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A federal judge in Massachusetts last week signed a court order putting an end to a 21-year-old lawsuit over the quality of care in that state's institutions for individuals with mental retardation.

The order by U.S. District Judge Joseph L. Tauro spells out strict guidelines for the care of the 2,600 adults who remain in the state's seven residential institutions. It also requires the Governor to appoint a nine member commission to continue to monitor conditions at those facilities.

The state's institutions have been operating under court orders since the 1970's after parents of adults and children at the Belchertown State School filed a lawsuit alleging that their children were mistreated and often left naked, overmedicated, and dirty.

The case was later consolidated with similar lawsuits alleging squalid conditions at the other state facilities.

At the time, Judge Tauro described the institutions as "pigpens and warehouses.''


The Arkansas state board of education last month adopted a new set of minimum standards for public schools that feature more mathematics and science classes and a longer school day.

The changes are the first major revision of the standards since they were overhauled in 1983 by a task force led by Hillary Rodham Clinton.

Under the proposal, which still must be approved by a legislative council, starting with the class of 1997, high school students would be required to complete 21 units of coursework rather than 20.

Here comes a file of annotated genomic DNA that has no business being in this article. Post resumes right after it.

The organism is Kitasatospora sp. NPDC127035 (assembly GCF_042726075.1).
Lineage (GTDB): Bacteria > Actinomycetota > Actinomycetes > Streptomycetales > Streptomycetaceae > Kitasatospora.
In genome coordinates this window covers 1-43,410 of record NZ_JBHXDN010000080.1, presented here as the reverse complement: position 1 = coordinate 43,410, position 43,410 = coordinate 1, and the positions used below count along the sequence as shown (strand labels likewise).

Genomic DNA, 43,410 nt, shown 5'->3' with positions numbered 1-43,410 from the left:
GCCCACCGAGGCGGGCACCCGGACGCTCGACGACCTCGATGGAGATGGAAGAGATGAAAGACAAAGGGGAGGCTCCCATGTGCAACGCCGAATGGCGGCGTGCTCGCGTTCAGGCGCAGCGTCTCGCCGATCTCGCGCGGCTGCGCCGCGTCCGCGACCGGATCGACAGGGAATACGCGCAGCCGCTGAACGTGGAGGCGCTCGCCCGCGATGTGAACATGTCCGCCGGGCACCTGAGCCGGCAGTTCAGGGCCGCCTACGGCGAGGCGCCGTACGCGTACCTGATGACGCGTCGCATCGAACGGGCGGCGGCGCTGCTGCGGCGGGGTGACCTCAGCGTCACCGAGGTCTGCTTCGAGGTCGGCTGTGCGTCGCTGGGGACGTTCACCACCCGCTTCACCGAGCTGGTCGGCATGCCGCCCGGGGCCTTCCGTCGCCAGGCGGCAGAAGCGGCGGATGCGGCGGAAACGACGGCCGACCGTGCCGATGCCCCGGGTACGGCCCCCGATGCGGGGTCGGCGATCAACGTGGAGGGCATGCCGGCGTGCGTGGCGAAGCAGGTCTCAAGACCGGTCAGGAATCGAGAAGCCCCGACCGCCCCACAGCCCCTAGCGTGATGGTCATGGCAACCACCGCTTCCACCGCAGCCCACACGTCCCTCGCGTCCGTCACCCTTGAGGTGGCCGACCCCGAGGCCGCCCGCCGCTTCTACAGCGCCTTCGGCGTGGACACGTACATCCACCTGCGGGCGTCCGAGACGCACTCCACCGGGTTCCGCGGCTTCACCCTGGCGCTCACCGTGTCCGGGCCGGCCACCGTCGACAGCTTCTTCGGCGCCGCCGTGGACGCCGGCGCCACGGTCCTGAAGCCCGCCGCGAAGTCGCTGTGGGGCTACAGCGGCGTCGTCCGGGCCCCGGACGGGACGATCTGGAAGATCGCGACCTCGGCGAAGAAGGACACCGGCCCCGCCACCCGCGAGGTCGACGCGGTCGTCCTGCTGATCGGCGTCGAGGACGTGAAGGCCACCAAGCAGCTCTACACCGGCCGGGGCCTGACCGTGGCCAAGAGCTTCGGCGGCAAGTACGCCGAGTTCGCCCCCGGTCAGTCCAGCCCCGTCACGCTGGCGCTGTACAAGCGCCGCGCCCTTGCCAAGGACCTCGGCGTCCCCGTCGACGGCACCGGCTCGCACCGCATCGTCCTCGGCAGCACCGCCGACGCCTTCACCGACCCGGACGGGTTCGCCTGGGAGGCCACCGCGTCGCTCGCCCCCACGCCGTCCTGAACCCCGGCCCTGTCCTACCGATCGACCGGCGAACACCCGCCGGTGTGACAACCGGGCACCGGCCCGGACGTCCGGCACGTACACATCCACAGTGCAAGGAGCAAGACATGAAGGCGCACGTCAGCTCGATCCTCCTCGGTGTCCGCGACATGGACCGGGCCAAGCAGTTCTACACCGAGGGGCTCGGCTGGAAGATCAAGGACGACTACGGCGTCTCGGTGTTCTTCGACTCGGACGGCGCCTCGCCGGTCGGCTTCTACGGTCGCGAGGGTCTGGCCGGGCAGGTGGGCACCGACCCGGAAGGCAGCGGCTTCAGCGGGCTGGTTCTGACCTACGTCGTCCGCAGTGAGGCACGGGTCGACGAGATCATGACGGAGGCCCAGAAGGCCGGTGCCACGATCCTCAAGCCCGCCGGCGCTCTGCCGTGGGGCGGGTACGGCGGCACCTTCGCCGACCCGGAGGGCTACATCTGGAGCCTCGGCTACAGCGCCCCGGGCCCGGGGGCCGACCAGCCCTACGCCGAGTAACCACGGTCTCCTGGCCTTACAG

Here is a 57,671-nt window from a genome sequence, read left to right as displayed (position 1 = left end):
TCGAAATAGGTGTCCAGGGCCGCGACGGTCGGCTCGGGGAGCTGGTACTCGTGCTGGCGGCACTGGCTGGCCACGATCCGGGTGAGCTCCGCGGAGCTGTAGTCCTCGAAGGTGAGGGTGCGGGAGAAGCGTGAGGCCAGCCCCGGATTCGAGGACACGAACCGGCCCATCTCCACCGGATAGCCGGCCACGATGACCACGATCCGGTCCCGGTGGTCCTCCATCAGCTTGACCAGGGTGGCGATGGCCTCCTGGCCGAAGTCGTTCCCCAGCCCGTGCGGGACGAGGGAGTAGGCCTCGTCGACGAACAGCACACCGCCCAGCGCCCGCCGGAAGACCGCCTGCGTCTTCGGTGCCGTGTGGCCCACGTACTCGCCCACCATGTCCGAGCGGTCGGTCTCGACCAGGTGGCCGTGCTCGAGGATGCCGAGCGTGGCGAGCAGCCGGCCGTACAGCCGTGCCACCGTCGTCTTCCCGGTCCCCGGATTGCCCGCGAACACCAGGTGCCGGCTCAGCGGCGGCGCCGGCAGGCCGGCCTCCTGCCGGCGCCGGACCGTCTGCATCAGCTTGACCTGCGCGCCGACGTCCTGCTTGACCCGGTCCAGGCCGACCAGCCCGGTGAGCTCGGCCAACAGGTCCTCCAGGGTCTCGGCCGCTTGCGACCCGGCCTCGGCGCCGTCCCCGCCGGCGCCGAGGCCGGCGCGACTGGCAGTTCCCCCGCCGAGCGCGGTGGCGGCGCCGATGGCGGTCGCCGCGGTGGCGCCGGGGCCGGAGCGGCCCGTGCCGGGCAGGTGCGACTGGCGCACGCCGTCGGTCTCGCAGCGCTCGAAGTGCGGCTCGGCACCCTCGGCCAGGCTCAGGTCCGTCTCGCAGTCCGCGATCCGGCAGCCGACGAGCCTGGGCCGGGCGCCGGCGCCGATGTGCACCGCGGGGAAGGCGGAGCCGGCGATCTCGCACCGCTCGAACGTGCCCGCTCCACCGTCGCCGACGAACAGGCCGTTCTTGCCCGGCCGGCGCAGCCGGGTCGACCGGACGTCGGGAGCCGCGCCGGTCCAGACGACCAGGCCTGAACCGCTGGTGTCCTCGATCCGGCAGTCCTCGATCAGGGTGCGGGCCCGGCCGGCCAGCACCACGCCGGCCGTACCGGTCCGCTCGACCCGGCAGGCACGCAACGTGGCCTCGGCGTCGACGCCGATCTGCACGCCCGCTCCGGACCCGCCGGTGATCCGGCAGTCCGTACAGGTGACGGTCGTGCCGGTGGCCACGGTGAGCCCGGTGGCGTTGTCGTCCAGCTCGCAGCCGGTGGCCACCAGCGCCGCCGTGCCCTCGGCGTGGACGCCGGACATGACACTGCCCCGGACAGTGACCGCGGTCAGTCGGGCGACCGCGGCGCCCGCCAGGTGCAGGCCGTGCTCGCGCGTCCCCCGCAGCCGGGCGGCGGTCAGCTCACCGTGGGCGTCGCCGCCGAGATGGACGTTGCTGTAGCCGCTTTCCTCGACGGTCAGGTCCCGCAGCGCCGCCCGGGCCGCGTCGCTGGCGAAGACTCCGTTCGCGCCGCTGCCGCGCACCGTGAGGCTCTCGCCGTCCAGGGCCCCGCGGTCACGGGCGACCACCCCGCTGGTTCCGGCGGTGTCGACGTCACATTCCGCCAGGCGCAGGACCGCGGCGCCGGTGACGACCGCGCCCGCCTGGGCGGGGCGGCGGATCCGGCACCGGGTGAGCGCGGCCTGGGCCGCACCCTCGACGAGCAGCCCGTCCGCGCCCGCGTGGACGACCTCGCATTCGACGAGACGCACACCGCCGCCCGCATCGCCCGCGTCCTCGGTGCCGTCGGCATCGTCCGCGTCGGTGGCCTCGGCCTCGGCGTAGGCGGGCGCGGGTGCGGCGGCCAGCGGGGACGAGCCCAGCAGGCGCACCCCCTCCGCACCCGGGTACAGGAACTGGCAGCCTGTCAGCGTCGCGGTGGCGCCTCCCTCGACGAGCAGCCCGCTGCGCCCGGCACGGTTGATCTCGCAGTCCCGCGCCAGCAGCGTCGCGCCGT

Previously, students completed 13.5 of the 20 units in required core courses, including a total of five units of math and science. Under the new standards, 15 of the 21 units must be completed in required courses, including six in math and science. Students must also complete a half-unit public-speaking course.

In addition, by 1997, schools would be required to offer two "paths'' of coursework--one a core of college-preparatory classes, the other emphasizing applied math and science to ready students for a postsecondary technical education. Students would be able to switch from one path to the other, said Bob Maddox, the coordinator of field services at the state department of education.

And beginning this fall, the school day would be lengthened to an average of six hours, compared with the current day, which is 5 hours. The board will give schools some latitude in how to implement this change by imposing the requirement in the form of a minimum 30-hour school week.

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